This is an audio version of the Wikipedia Article:
00:02:43 1 History
00:05:52 2 Commonly treated infectious diseases
00:06:04 2.1 Bacterial
00:06:23 2.2 Viral
00:06:40 2.3 Parasitic
00:06:57 2.4 Fungal
00:07:10 3 Causes and transmission of infectious diseases
00:10:45 4 Diagnostic tests
00:12:05 4.1 Microbial culture
00:13:42 4.2 Microscopy
00:14:32 4.3 Biochemical tests
00:16:45 4.4 Polymerase chain reaction
00:18:42 5 Treatments
00:22:36 6 See also
00:23:08 7 Notes and references
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Medical microbiology , the large subset of microbiology that is applied to medicine, is a branch of medical science concerned with the prevention, diagnosis and treatment of infectious diseases. In addition, this field of science studies various clinical applications of microbes for the improvement of health. There are four kinds of microorganisms that cause infectious disease: bacteria, fungi, parasites and viruses, and one type of infectious protein called prion.
A medical microbiologist studies the characteristics of pathogens, their modes of transmission, mechanisms of infection and growth. Using this information, a treatment can be devised. Medical microbiologists often serve as consultants for physicians, providing identification of pathogens and suggesting treatment options.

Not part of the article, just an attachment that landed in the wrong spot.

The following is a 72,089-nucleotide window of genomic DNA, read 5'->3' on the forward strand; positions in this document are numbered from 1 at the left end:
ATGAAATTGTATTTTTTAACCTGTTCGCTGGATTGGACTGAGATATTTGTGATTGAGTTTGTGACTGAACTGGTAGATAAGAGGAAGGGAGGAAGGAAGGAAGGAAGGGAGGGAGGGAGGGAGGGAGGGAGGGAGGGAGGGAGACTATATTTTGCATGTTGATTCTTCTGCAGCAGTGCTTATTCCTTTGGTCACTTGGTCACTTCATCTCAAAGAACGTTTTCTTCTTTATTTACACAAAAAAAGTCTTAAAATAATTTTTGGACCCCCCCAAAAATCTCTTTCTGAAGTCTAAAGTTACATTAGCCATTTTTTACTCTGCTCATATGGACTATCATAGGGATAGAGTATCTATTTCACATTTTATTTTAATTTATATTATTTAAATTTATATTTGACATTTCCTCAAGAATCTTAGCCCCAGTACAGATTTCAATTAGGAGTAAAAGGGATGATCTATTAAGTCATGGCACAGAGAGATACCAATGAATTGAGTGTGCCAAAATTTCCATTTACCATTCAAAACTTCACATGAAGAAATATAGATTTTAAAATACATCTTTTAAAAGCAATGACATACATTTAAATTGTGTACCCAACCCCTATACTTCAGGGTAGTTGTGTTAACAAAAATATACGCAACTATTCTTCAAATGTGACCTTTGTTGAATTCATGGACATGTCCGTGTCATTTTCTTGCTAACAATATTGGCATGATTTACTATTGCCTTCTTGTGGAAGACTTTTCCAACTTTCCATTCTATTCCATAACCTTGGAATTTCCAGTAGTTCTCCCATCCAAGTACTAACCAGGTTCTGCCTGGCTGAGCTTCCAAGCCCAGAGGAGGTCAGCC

Other tasks may include the identification of potential health risks to the community or monitoring the evolution of potentially virulent or resistant strains of microbes, educating the community and assisting in the design of health practices. They may also assist in preventing or controlling epidemics and outbreaks of disease.
Not all medical microbiologists study microbial pathology; some study common, non-pathogenic species to determine whether their properties can be used to develop antibiotics or other treatment methods.
Epidemiology, the study of the patterns, causes, and effects of health and disease conditions in populations, is an important part of medical microbiology, although the clinical aspect of the field primarily focuses on the presence and growth of microbial infections in individuals, their effects on the human body, and the methods of treating those infections. In this respect the entire field, as an applied science, can be conceptually subdivided into academic and clinical subspecialties, although in reality there is a fluid continuum between public health microbiology and clinical microbiology, just as the state of the art in clinical laboratories depends on continual improvements in academic medicine and research laboratories.